Saturday, September 15, 2012
A colleague elsewhere writes:
The results looked odd to me, and I checked a few of their reported results, which appear to be very sloppy.
You mention on your webpage that when you generated your citation statistics, you searched the JLR database using the string “first /2 last” and then audited a subsample for false positives. I believe Yoo and Phillips failed to perform this audit. Their appendix lists Kathryn Judge as having 122 citations in her first year. If you search for “Kathryn /2 Judge” you get 124 hits in the JLR database, but only about 35 are true citations. Their results for Michelle Wilde Anderson and Michael Gilbert appear to have come from searching for “Michelle /2 Anderson” and “Michael /2 Gilbert,” which generate mostly false positives in both cases. Oskar Liivak is #3 on the list because Web of Science lists over 400 citations from physics articles he wrote before he went to law school. Even if one thinks that physics citations might be relevant for assessing the quality of a law professor, it certainly doesn’t make sense to divide his total citation count by the number of years he has been a *law* professor.
This also explains why Katherine Strandburg is #10 on the list of most cited professors. She has a total of 389 hits in JLR (not all of which are citations) and almost 1700 citations from physics publications she wrote before she went to law school. This total is once again divided by the number of years she has been a law professor.
Obviously, I don’t mean to disparage these particular professors. The fact that Yoo and Phillips inflated their citation measures doesn’t say anything about the actual quality of their work. But these errors are enough to convince me that Yoo and Phillips aren’t even measuring citations correctly, let alone quality.
We had noted earlier the risk that Web of Science cites would not necessarily pick up citations that reflect impact on legal scholarship, but these are even more extreme cases than I had imagined. The use of Web of Science also explains how economist Wesley Cohen at Duke (who isn't even a member of the core law faculty there!) fares so well in the Phillips & Yoo study, even though, I imagine, most law faculty have never heard of him. If they really didn't correct for false positives, that is also a rather serious error. Hopefully they will correct for these and other mistakes before long. I still think there are virtues to this approach, but it does need to be carried out correctly!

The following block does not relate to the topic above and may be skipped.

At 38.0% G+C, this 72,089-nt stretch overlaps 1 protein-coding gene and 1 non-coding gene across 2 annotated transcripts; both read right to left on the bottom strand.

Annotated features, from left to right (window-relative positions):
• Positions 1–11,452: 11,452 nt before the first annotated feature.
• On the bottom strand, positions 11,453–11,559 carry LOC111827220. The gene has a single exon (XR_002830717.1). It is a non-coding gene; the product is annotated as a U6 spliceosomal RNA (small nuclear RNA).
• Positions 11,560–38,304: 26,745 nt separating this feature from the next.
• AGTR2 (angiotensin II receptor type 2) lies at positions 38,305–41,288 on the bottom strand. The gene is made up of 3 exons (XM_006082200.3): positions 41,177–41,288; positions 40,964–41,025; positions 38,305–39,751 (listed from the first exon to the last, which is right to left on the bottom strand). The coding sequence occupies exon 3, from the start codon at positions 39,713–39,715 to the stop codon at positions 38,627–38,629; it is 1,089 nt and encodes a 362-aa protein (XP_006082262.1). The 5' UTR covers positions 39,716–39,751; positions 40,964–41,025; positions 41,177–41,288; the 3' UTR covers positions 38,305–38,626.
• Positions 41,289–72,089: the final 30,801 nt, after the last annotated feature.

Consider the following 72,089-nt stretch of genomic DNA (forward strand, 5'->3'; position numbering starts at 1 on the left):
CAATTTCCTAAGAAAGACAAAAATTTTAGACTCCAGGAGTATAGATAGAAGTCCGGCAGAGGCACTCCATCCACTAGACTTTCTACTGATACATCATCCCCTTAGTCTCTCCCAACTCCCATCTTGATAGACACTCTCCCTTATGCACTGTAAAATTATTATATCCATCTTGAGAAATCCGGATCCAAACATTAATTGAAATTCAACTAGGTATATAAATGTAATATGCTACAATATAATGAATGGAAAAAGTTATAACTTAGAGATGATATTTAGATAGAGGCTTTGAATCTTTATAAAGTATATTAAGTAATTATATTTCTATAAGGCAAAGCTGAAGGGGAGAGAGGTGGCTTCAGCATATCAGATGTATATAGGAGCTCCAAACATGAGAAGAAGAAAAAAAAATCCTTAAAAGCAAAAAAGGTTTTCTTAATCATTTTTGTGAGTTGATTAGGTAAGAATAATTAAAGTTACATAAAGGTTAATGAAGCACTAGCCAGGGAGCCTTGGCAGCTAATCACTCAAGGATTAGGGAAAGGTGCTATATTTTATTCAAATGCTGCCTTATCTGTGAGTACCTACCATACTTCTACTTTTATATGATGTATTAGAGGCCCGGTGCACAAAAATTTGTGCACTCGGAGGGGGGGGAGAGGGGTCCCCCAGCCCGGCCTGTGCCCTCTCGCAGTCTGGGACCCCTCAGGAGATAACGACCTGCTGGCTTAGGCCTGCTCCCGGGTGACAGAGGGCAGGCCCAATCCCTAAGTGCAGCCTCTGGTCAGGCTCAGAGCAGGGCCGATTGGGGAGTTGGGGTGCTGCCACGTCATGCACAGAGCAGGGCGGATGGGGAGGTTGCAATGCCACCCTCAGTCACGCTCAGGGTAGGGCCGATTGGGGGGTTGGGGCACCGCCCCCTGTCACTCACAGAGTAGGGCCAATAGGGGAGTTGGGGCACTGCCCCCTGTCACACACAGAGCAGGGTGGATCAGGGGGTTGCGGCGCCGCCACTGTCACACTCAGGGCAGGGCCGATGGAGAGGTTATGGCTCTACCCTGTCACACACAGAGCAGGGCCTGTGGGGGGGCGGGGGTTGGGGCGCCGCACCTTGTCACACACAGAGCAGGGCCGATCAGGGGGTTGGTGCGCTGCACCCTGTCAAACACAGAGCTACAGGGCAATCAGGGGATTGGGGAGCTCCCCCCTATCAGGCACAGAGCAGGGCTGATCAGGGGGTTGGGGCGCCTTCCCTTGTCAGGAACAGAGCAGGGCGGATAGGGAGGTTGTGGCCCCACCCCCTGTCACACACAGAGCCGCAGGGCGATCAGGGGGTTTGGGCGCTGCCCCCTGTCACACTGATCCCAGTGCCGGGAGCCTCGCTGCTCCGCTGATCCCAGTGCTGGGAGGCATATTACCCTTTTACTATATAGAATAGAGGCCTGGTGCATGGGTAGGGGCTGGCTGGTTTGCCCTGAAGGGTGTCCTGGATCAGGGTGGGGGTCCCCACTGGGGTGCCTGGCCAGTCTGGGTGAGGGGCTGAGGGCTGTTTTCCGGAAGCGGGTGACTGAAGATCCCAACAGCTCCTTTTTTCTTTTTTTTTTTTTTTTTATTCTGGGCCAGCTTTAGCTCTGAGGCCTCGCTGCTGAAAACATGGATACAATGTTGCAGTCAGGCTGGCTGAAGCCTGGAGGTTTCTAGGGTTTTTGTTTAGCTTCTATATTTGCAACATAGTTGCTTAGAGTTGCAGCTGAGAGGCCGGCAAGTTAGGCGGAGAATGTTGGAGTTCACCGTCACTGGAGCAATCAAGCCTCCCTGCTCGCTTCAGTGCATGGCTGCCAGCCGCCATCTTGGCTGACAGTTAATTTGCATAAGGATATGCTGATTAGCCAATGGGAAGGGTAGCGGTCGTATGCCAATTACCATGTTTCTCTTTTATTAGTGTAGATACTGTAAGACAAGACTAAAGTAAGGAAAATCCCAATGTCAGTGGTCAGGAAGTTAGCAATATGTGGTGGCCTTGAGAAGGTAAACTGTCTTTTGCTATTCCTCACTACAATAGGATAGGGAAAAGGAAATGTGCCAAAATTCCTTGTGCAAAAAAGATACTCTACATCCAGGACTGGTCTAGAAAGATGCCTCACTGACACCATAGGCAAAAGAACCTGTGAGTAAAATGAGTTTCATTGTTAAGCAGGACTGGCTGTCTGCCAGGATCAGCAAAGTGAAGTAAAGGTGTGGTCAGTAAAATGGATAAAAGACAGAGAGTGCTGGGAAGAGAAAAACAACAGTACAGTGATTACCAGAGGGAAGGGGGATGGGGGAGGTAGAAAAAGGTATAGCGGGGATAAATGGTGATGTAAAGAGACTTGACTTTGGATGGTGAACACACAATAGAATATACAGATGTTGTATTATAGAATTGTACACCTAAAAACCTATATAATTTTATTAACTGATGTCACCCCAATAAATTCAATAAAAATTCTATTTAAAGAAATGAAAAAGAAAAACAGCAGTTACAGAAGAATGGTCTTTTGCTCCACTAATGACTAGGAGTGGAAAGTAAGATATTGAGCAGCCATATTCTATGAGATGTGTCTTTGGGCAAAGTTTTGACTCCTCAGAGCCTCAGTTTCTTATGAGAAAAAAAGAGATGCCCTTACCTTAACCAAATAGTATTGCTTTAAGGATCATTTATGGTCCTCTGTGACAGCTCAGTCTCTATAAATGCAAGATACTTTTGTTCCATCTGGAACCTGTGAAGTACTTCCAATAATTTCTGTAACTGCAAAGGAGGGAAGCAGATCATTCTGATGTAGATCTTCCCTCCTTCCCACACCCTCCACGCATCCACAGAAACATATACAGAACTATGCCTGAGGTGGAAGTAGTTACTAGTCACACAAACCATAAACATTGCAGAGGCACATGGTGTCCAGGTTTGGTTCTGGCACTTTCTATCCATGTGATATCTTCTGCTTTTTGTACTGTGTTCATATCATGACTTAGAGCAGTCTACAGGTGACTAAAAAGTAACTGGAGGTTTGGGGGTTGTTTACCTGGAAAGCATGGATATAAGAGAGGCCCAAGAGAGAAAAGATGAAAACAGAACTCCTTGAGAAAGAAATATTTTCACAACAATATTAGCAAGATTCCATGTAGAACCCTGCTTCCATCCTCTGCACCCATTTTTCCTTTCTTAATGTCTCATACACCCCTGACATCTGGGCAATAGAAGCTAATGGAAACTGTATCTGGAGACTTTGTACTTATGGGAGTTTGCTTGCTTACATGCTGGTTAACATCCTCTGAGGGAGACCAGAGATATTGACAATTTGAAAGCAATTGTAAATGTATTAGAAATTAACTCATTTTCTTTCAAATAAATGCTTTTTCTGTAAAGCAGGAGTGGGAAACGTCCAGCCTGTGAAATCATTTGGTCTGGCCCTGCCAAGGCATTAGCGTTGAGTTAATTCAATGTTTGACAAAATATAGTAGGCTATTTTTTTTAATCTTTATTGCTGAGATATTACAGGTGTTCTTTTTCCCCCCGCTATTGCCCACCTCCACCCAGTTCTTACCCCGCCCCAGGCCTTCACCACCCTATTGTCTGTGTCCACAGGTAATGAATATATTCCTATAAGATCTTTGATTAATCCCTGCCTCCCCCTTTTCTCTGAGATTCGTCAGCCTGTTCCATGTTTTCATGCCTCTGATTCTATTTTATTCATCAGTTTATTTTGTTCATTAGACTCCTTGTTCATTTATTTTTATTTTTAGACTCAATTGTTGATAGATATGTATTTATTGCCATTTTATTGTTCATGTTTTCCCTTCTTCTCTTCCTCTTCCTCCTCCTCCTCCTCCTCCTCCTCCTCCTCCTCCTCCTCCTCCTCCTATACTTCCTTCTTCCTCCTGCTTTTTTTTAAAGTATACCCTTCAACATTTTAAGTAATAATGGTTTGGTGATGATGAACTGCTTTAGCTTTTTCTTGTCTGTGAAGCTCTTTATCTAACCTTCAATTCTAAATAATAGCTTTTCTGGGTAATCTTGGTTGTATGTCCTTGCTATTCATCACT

UPDATE: Katherine Strandburg (NYU) writes:
I've been traveling without consistent Internet access and the Phillips-Yoo citation paper just came to my attention because it was pointed out to me by a colleague. I just sent the authors an email pointing out that, based on a quick look at the paper, I believe their methodology is fishy. As I told them, "the problem is that when you count all publications, in my case that includes my physics publications. Cites to those are probably not too relevant to my relevance as a legal scholar. I don't know how many such cites there are, but those papers have been around for awhile. I'm also not sure how you figure "per year". In fact, I can't actually think of any sensible way to do it in my case. It wouldn't make sense to count only my years as a law professor, since my physics papers have been collecting citations (presumably -- I don"t really know whether anyone still cites them) since long before then. But it also doesn't seem to make much sense to count all the years since my first physics publication, since there were about ten years while I was going to law school and practicing law when I didn't do any research at all. All in all, unless I am misunderstanding something, the method doesn't seem to make much sense for someone in my situation (which, admittedly, is a rather weird situation)."
I now see on your blog that someone else has made a similar critique. Just wanted to say that I agree (though it's nice to see how many cites my physics papers have received).